It’s important to take stock of what we lose when we lose species. A 2017 report in Science Advances found that around 60 percent of primate species are threatened with extinction — all due to human activity.

The report found every member of the primate family Hominidae (great apes, which includes gorillas and chimpanzees) is endangered or critically threatened (except for us). Around 87 percent of Indriidae (larger lemurs) are similarly endangered or threatened.

Think of what that means: Primates are our closest relatives on Earth. If we can understand them better, we can understand ourselves. Here’s how Carl Zimmer at the New York Times explains it:

The first primates evolved roughly 80 million years ago, and then split into the living lineages over millions of years. By comparing our biology to those of other primates, we have learned about the evolution of our brains, our vision and our vulnerability to diseases.

But don’t necessarily consider primate losses to be more important, or painful, than insect losses. Insects and other arthropods form a hugely important foundation in many ecosystems’ animal food webs. They also are the world’s pollinators, ensuring that plants produce new seeds and new generations. Without the foundation of insects, the ecosystem collapses.

Earlier this year, researchers tried to estimate a weight for all of life on Earth. It was a fun exercise, putting humanity’s relative small weight on Earth in dramatic contrast to the weight of all the other forms of life. There’s an estimated 550 gigatons’ worth of carbon of life in the world. And all humans weigh just 0.06 gigatons.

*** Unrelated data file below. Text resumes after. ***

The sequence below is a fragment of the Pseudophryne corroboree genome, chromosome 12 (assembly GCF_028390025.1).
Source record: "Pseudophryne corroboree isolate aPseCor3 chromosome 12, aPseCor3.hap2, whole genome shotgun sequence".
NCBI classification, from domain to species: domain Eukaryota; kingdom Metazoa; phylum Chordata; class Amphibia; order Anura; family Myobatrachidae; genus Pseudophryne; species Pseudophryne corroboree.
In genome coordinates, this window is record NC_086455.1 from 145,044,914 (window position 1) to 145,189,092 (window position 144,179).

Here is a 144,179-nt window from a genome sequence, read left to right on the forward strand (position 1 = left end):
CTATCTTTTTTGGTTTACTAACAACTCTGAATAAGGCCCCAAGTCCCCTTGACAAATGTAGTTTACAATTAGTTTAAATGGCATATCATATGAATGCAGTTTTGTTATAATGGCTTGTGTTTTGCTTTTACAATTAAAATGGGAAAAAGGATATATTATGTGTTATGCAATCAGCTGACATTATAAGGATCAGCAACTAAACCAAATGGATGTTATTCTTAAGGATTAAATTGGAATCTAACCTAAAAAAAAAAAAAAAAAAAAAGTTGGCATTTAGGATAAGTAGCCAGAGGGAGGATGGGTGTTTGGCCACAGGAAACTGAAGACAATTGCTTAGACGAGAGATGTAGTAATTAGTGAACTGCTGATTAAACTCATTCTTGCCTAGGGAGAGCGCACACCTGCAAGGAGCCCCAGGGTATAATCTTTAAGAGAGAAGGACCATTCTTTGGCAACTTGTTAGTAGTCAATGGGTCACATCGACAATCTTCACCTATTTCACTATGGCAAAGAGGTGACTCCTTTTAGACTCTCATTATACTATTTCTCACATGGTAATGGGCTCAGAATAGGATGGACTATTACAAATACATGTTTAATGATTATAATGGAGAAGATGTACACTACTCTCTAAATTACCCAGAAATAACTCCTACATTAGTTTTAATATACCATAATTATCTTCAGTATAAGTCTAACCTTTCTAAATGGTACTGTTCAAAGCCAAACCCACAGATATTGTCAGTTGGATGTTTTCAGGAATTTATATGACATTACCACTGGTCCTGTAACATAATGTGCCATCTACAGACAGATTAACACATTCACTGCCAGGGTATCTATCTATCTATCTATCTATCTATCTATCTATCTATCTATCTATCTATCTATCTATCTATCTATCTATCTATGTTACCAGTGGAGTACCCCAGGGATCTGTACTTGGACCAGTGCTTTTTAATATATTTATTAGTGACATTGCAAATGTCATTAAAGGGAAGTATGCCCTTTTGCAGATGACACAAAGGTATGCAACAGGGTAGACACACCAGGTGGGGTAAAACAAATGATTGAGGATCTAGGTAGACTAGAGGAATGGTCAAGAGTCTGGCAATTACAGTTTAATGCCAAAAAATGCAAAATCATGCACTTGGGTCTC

If every person on the planet were to step on one side of a giant balance scale and all the bacteria on Earth were placed on the other side, we’d shoot violently upward. That’s because all the bacteria on Earth combined are about 1,166 times more massive than all the humans.

The authors of the weight estimate were also sure to calculate what was missing from their figures. They estimated that the mass of wild land mammals is seven times lower than it was before humans arrived. Similarly, marine mammals, including whales, are a fifth of the weight they used to be because we’ve hunted so many to near-extinction.

Although plants are still the dominant form of life on Earth, the scientists suspect there used to be approximately twice as many of them — before humanity started clearing forests to make way for agriculture and civilization. Animals are going extinct 1,000 to 10,000 times faster than you’d expect if no humans lived on Earth.

With so much devastating and widespread loss, it’s hard to say where we should focus our attention — other than just working to stem the progression of climate change. In Science, Jonathan Baillie, the chief scientist at the National Geographic Society, and Ya-Ping Zhang, the vice president of the Chinese Academy of Sciences, argued that half of all land should be protected for wildlife by 2050, to give plants and animals a chance to thrive.

This is a lofty goal. But we’ve taken so much from wildlife. We need to think more about how to stop taking environments away from plants and animals. “Simply put,” they write in Science, “there is finite space and energy on the planet, and we must decide how much of it we’re willing to share.”